Cliff Richard’s false sex claims left singer fearing for his life

Sir Cliff Richard is set to appear in Operation Yewtree documentary The Accused: National Treasures on Trial tonight on Channel 4.

Operation Yewtree was an investigation launched in 2010 that focused on the sexual abuse allegations, predominantly the abuse of children, against the late English TV personality Jimmy Savile and other well-known celebrities.

Back in 2014, Sir Cliff's home in Berkshire was raided by police officers as part of the operation that shook the UK.

The national treasure, who has sold more than 250 million records worldwide, was accused of sexually abusing a 15-year-old boy during a religious rally at Sheffield United Football club in 1985.

Sir Cliff was never arrested or charged over the allegations and went on to win £2million from a BBC settlement, after BBC News sent a helicopter to cover cops raiding his home.

In the documentary, the now 81-year-old will tell his version of events alongside Pop Idol's Neil Fox and DJ Paul Gambaccini, all of whom were accused but never charged with sexual offences.

Speaking at the House of Lords in June 2022, Sir Cliff branded the internet as a "disaster area for most people now", claiming that his name will be tarnished "forever" online "as the man accused of the dastardly deed".

He went on to state that the sexual assault allegations and media attention left him fearing that he was "going to die of a heart attack".

He added: "I can't express it strongly enough to know what it's like to be an innocent man and also know that the person that accused you has anonymity in perpetuity.

"I'm past that terrible time but will I ever get over it? The answer is no."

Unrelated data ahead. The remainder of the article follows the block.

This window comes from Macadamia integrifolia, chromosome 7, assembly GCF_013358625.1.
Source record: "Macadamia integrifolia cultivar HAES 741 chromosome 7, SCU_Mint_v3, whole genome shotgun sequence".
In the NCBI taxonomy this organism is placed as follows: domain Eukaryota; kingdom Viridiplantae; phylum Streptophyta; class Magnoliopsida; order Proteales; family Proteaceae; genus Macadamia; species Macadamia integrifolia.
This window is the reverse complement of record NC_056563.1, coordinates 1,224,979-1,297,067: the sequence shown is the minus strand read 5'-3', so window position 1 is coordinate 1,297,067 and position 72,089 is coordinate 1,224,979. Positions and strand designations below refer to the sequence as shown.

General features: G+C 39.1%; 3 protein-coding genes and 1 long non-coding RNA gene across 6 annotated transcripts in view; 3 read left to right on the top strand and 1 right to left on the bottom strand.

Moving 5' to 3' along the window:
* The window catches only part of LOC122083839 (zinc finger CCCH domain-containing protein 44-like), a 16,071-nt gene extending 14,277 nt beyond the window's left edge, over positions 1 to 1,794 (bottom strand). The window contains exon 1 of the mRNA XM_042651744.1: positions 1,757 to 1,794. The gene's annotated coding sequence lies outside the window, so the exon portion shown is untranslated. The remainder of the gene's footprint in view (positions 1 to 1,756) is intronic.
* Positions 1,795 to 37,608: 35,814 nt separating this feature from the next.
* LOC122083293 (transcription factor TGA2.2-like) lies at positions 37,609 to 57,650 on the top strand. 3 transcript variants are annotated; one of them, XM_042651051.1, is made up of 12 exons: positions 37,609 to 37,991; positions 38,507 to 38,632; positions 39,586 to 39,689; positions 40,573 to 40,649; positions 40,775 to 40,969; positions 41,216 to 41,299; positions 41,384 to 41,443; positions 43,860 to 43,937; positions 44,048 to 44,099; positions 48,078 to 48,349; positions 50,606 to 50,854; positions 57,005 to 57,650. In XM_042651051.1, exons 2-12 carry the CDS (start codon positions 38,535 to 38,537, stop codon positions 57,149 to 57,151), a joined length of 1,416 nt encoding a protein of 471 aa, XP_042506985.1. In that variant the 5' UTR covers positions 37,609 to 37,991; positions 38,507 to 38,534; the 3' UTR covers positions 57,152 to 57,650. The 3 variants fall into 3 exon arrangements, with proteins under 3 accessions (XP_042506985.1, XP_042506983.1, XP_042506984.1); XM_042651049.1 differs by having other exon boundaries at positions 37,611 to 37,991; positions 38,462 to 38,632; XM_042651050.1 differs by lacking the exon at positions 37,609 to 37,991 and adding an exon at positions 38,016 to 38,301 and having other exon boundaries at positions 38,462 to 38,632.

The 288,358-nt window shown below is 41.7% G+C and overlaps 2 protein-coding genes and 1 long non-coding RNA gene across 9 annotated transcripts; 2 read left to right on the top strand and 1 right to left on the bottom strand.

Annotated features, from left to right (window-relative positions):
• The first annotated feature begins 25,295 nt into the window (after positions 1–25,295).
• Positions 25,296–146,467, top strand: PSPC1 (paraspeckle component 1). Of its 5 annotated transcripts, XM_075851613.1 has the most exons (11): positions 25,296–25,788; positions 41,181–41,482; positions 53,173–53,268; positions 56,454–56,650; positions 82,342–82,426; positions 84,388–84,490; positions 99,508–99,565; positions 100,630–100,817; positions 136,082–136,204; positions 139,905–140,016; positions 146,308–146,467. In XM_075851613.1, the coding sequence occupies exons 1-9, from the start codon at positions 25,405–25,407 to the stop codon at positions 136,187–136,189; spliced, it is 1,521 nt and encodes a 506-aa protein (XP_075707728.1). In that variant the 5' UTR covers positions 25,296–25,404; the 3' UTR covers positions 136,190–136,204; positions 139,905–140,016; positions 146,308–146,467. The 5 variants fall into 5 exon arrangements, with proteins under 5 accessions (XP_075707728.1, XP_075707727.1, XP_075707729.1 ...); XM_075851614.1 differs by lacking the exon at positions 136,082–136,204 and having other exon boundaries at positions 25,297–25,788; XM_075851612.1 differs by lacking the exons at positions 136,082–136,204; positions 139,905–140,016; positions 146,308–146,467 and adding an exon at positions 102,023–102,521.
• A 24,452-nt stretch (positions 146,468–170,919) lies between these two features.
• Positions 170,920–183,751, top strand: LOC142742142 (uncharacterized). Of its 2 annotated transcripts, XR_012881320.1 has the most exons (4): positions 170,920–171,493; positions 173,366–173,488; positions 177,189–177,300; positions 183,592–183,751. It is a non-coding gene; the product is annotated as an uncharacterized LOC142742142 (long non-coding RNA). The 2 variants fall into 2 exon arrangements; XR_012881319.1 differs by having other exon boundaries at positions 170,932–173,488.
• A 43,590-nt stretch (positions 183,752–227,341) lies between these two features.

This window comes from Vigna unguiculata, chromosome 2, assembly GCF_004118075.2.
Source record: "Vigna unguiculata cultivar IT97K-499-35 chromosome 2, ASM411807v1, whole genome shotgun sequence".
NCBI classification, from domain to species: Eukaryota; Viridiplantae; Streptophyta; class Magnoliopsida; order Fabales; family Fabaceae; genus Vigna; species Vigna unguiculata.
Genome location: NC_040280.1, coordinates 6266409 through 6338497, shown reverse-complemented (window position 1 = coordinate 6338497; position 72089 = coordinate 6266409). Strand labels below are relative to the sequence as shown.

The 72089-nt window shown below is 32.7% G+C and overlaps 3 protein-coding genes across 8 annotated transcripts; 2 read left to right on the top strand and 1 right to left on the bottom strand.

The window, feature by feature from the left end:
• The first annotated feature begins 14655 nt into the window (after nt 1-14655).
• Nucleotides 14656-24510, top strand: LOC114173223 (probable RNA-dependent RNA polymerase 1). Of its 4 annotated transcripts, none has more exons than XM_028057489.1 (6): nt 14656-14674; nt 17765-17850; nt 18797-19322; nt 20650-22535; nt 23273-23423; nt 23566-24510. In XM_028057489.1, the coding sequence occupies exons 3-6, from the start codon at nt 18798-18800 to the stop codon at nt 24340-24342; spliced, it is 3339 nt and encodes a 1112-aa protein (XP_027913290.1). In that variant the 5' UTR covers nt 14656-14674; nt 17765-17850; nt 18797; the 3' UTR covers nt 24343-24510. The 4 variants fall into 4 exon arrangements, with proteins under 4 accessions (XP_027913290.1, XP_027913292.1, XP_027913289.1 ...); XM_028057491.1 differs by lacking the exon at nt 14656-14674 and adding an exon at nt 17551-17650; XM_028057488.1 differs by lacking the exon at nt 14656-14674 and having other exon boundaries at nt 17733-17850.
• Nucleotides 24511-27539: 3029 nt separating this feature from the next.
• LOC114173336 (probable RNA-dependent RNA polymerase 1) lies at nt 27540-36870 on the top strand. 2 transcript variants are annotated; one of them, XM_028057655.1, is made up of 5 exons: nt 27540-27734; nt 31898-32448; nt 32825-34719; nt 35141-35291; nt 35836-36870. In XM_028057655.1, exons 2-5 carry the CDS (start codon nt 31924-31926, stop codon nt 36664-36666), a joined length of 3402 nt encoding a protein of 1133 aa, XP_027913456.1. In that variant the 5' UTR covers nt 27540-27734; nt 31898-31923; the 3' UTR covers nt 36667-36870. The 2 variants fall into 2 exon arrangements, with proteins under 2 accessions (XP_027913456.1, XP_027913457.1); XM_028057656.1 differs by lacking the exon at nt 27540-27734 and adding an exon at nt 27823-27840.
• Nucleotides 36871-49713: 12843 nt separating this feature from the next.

The veteran entertainer previously told Desert Island Discs that he hoped for change following his court win against the BBC.

He said: “I’d like to think that when I won that court case against the BBC, it means that they would have to think really hard if ever they wanted to do something like that again.”

Since the ordeal, Sir Cliff and Mr Gambaccini have campaigned for suspects to remain anonymous unless charged.

Lee McMurray, Channel 4 commissioning editor of factual entertainment, said: "This film offers a unique and fresh take on events that changed us forever, compelling viewers to ask important questions about a watershed moment in British history.

"The hurt and anger felt by three household names caught in the eye of the storm sparked by Yewtree, is weighed against the need for and value of a police operation that, while not perfect, delivered long overdue justice to victims of heinous crimes."

*The Accused: National Treasures on Trial, which is a two-part series, will air its first episode tonight on Channel 4 and All 4 at 9pm.

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